Marilyn Jones McGrew Robert Crumb Standing in Front of a Mural He Painted on the Mission Rebels Building, South Van Ness Avenue, San Francisco 1973
"I never had a strategy in my dealing with other humans! I’ve always been very passive socially. I went along with their agenda. I had none of my own! Left to my own devices I stayed in my room or wandered aimlessly in the streets, fantasizing about bizarre things I yearned to do to big ladies, or filled with self-pity and resentment. I was helpless in the presence of other people! My main concern was to make them like me by being as agreeable as possible, and secondly to impress them with my brilliance, my sharp wit, my originality, and my fundamental saintliness. Over time, and after years—decades—of diligent practice, I became very good at this cute little performance of mine. But this performance was improvised in the moment, catered to suit whoever I happened to be with. There was no strategy. It was always an effort. Only in solitude was I completely relaxed. Funny thing…" R Crumb
Yeah, I might have watched a movie and gotten kind of mad.
This is seriously a trope I’d love to never see again though.
I can think of three movies that do this straight off the bat, and I’d bet there are more like dozens
Ow. Ow. Ow. Ow. Ow.
Asked by franklytriggering
I am firmly in the ‘opposite’ camp.
I think cosplay and the growing social aspects of the convention scene are borderline magical. I think it’s fantastic.
my perspective is a little different than most because I take so much time in between conventions and when I’m there I’m working… but watching from behind by signing table and seeing people becoming friends online or just having a great time expressing themselves through costume and just sharing their love of whatever they love is amazing.
my feeling is if you are a creator and your book or art or whatever isn’t selling that is on you. and I’m talking about myself here as well. if something didn’t connect with an audience that’s my problem that’s not the cultures problem.
the culture shifts very quickly. quicker than it ever has before. most of the time I think for the better. but I think if you are trying to sell something to someone at a convention or anywhere you better take a good look at yourself and what you’re selling and how much you are selling it for.
you can’t just show up at your table and drop your portfolio and sit back and wish of the sea to part. ( which I see a lot of people doing) you have to have work out there that is vital. you have to let people know what you have that is special and worth their time.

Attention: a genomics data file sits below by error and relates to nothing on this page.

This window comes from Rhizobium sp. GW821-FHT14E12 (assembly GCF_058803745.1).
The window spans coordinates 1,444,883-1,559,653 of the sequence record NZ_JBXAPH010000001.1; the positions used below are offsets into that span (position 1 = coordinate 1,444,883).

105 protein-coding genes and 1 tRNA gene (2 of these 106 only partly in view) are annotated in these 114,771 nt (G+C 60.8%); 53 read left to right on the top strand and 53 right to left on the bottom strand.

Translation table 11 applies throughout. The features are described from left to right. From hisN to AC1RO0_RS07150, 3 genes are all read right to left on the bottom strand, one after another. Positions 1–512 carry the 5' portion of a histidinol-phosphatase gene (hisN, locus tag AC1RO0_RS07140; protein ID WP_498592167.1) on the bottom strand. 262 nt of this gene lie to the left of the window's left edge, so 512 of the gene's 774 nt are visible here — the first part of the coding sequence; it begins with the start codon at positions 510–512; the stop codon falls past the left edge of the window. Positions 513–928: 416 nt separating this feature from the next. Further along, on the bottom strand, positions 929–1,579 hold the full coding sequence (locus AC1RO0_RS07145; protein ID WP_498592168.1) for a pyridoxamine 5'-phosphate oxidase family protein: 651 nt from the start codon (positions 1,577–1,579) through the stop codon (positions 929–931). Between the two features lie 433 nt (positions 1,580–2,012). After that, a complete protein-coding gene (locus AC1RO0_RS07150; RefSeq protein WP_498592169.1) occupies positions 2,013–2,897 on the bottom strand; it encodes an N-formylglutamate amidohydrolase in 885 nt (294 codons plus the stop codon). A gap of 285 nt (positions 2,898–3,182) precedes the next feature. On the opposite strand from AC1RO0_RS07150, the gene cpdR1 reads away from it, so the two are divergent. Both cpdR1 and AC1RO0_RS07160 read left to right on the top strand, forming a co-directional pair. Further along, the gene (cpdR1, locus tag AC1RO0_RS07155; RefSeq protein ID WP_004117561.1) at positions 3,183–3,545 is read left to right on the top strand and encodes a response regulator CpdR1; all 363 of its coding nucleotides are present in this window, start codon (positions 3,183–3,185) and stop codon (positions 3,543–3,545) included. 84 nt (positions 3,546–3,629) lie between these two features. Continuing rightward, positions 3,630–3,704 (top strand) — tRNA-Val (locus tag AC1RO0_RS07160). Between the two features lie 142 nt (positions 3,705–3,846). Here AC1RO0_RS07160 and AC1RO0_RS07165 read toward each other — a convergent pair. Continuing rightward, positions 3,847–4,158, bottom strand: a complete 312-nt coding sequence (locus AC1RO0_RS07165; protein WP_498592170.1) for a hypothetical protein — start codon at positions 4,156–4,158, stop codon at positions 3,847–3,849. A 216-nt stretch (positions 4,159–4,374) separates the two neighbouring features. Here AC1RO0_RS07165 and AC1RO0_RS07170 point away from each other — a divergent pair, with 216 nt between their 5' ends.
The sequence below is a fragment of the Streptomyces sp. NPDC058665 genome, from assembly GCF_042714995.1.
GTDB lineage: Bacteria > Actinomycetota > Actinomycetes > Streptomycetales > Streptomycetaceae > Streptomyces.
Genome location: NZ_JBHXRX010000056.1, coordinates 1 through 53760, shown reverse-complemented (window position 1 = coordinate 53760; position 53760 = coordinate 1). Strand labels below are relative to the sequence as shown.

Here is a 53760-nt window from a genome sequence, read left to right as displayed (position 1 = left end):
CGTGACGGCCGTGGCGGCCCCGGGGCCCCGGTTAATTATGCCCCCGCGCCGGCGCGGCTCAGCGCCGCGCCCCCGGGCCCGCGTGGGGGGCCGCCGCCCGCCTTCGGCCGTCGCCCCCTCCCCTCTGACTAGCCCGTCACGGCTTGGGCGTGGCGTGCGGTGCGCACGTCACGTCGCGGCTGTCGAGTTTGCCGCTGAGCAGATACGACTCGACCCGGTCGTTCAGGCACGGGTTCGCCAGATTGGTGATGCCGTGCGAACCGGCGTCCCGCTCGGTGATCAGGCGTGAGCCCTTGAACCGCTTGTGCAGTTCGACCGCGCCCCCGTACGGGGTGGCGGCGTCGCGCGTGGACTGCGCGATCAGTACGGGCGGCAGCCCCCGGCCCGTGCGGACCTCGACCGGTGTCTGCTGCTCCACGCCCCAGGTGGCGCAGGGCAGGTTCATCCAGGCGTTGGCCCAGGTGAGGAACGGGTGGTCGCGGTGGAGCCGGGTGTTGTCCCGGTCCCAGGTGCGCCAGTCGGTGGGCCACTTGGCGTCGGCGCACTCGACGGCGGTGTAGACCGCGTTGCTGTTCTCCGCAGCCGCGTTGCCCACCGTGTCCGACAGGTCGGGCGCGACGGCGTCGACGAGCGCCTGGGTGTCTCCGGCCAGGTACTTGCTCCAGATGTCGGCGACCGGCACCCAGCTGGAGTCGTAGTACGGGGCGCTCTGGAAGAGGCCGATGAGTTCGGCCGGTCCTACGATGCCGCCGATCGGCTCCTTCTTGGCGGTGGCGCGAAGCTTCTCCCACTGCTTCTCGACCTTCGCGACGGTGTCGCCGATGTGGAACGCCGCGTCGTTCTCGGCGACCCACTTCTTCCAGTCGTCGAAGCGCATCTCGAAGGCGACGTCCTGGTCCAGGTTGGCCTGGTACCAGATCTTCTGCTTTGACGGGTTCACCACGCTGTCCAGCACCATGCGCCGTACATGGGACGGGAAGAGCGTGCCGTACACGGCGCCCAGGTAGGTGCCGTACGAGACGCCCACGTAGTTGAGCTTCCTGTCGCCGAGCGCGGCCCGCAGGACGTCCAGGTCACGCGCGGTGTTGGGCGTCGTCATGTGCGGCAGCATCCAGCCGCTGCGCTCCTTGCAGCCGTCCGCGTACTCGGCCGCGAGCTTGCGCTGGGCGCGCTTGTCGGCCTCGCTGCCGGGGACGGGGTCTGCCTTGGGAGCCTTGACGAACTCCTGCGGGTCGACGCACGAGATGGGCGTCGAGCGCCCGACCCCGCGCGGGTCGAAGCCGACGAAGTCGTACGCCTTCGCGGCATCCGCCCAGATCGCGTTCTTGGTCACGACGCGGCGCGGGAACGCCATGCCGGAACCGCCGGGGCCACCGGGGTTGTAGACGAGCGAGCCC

Asked by empaya-comics
I really only have 4. I tried to think of more but each new thing already fit into one of these categories. So okay, here goes:
1) Going off script: Stick to the script whenever possible. If you think you’ve come up a with a better solution to a problem, check in with your writer and/or editor before you do execute it.. There could very well be a reason *your* idea isn’t the best one either.
2) Being a disappearing act: If this is the job you want to do for a living, make yourself available. Answer emails. Pick up the phone. I realize that the majority of us arty types are home-bodies at heart but you have to be willing to talk to your collaborators if you want to get anything accomplished.
3) Missing deadlines: Deadlines are in place for a reason. Turn your stuff in on time, people!! For every day late that your piece of the project is, you’re shaving off a day of work from every person who follows after you. Monthly comics can sometimes be a grind, but if we’re all getting our work in on time it can run like a well-oiled machine. Don’t be the weak link.
And this going along with #2 but— if your deadline is fast approaching and you don’t think you’re going to hit it, don’t be ashamed. Kids get sick, accidents happen… but call your editor and let them know you’re going to be late. I’m sure they’d rather know ahead of time and be able to plan ahead with a fill-in or maybe tweaking the schedule.
4) Doesn’t play well with others : This is a small industry and nobody benefits from jerky behavior. Treat everyone as you would want to be treated. And I do mean *everyone*. You never know who, be they intern, flatter assistant, etc,. could wind up being your boss one day.